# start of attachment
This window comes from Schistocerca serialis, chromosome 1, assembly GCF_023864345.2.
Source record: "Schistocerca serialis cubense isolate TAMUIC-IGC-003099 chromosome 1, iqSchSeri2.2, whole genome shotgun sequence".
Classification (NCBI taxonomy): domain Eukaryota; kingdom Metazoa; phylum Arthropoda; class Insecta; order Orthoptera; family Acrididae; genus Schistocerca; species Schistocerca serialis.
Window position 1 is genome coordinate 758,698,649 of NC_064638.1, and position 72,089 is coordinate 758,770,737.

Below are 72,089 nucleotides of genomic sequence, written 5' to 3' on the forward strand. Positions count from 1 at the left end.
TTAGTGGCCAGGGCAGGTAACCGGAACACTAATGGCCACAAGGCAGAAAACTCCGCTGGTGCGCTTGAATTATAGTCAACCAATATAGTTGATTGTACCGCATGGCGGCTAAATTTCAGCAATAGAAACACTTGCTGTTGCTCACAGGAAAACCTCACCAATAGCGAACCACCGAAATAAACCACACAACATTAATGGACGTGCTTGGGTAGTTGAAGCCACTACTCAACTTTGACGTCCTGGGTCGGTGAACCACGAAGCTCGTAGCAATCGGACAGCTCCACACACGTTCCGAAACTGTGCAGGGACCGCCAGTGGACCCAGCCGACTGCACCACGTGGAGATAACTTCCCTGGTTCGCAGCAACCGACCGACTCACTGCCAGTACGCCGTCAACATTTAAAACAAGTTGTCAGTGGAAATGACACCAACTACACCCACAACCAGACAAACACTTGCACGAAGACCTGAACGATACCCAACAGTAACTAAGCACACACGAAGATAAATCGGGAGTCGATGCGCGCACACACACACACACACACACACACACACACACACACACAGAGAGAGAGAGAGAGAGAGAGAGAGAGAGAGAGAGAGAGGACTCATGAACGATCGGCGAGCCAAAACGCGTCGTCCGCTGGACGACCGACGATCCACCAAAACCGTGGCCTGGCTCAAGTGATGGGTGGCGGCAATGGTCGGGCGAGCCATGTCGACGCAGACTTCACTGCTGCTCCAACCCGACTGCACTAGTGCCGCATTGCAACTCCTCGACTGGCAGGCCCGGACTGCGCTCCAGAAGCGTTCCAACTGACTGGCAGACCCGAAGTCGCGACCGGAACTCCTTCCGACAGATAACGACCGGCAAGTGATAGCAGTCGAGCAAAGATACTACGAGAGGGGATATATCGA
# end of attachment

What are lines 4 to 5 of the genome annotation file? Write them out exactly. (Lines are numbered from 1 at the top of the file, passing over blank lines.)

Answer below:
Window position 1 is genome coordinate 758,698,649 of NC_064638.1, and position 72,089 is coordinate 758,770,737.

Below are 72,089 nucleotides of genomic sequence, written 5' to 3' on the forward strand. Positions count from 1 at the left end.